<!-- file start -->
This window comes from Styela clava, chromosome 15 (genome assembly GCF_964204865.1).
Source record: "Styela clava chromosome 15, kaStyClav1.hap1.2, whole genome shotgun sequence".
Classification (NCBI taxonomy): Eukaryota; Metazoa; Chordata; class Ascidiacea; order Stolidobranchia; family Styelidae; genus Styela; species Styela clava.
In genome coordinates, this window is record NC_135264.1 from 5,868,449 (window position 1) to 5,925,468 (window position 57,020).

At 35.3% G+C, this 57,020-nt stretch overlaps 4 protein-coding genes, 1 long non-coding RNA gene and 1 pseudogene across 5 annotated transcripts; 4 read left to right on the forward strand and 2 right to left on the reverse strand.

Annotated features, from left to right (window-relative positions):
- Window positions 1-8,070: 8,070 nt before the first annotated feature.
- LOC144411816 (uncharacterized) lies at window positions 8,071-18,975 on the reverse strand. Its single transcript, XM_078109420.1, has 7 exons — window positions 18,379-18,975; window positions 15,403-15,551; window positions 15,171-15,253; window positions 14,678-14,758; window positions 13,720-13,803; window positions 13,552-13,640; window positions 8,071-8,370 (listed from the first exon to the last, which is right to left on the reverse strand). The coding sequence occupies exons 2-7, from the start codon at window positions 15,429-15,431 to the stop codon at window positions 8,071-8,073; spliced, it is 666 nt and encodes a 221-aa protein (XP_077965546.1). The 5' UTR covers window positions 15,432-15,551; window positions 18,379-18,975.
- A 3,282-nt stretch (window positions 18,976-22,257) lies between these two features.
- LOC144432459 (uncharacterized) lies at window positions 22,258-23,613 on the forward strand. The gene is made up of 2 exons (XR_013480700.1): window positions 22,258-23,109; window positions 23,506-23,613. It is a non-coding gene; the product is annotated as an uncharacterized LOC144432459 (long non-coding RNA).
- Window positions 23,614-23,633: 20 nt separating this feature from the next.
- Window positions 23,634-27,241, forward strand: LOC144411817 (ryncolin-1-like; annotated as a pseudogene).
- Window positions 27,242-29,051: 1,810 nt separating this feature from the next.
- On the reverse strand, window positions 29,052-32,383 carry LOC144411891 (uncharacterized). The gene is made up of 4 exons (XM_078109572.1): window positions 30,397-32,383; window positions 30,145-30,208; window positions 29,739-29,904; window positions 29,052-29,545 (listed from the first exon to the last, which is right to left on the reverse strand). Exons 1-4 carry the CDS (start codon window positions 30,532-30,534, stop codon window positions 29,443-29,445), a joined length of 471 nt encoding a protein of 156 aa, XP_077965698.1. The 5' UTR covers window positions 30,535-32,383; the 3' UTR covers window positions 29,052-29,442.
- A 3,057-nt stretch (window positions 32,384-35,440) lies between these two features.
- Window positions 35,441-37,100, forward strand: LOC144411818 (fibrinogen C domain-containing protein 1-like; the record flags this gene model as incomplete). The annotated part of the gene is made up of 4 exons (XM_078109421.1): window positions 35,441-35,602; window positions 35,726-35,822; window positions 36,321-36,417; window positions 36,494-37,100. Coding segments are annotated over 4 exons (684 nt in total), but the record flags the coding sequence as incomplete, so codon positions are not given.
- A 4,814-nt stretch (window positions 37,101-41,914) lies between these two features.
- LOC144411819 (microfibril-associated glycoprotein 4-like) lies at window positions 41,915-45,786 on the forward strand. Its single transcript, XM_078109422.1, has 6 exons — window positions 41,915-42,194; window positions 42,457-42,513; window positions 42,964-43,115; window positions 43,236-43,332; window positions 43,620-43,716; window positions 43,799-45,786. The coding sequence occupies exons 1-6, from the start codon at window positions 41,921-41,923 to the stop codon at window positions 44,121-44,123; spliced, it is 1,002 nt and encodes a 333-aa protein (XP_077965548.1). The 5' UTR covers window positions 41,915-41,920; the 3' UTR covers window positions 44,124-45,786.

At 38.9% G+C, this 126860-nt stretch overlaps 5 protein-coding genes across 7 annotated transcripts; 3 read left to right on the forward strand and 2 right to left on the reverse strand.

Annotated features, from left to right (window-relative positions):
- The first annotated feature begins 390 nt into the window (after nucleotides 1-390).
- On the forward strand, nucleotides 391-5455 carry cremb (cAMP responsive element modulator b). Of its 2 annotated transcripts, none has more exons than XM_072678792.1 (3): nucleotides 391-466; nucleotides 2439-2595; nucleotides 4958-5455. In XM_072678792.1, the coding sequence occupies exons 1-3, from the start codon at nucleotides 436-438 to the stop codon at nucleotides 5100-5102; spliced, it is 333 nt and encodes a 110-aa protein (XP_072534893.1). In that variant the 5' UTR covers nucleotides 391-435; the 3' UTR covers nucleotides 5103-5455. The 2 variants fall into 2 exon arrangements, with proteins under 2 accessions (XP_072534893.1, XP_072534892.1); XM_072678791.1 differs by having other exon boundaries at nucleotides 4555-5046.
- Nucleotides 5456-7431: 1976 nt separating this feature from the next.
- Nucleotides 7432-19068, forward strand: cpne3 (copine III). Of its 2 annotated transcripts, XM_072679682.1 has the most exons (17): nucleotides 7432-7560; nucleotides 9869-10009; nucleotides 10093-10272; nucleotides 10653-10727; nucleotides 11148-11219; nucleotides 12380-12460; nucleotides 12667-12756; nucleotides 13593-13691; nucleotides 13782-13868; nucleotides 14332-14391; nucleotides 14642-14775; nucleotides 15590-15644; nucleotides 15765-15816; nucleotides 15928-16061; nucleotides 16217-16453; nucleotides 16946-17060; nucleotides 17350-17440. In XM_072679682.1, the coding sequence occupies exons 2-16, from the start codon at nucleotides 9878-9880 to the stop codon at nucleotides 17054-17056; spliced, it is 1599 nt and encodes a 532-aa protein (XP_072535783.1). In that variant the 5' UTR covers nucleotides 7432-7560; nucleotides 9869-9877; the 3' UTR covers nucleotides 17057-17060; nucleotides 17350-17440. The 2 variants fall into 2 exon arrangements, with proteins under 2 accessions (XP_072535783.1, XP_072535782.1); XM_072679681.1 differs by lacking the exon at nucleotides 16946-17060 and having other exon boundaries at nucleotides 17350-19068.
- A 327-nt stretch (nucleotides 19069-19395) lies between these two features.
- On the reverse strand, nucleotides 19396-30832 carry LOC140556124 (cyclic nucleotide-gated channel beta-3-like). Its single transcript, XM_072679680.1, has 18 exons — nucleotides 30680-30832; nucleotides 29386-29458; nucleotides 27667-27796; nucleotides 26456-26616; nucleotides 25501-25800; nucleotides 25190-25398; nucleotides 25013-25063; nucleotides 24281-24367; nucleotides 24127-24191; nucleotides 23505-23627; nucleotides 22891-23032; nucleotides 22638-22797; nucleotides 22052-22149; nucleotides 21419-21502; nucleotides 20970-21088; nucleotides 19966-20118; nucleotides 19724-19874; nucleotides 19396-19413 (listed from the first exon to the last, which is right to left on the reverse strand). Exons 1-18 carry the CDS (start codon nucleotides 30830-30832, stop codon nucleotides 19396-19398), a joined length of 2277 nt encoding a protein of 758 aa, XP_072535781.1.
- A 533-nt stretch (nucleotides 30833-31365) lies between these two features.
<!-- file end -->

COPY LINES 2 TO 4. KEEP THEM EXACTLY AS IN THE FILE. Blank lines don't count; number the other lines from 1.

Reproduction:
Source record: "Styela clava chromosome 15, kaStyClav1.hap1.2, whole genome shotgun sequence".
Classification (NCBI taxonomy): Eukaryota; Metazoa; Chordata; class Ascidiacea; order Stolidobranchia; family Styelidae; genus Styela; species Styela clava.
In genome coordinates, this window is record NC_135264.1 from 5,868,449 (window position 1) to 5,925,468 (window position 57,020).